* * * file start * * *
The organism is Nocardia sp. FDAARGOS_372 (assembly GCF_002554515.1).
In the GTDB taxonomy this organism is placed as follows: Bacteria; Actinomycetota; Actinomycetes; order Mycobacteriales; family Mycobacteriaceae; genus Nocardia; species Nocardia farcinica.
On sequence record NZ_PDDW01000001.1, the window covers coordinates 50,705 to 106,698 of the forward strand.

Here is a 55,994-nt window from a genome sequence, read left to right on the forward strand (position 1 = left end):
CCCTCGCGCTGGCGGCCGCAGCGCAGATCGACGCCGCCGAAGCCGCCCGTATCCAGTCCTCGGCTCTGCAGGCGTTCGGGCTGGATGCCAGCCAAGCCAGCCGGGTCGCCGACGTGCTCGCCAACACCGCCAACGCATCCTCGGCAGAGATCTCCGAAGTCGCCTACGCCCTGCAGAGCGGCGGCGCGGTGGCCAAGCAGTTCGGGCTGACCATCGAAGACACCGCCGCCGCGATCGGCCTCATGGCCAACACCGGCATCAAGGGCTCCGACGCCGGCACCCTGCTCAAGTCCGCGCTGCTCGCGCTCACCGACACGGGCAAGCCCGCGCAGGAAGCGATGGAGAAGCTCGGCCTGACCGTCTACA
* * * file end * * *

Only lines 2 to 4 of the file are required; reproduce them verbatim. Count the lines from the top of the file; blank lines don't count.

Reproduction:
In the GTDB taxonomy this organism is placed as follows: Bacteria; Actinomycetota; Actinomycetes; order Mycobacteriales; family Mycobacteriaceae; genus Nocardia; species Nocardia farcinica.
On sequence record NZ_PDDW01000001.1, the window covers coordinates 50,705 to 106,698 of the forward strand.

Here is a 55,994-nt window from a genome sequence, read left to right on the forward strand (position 1 = left end):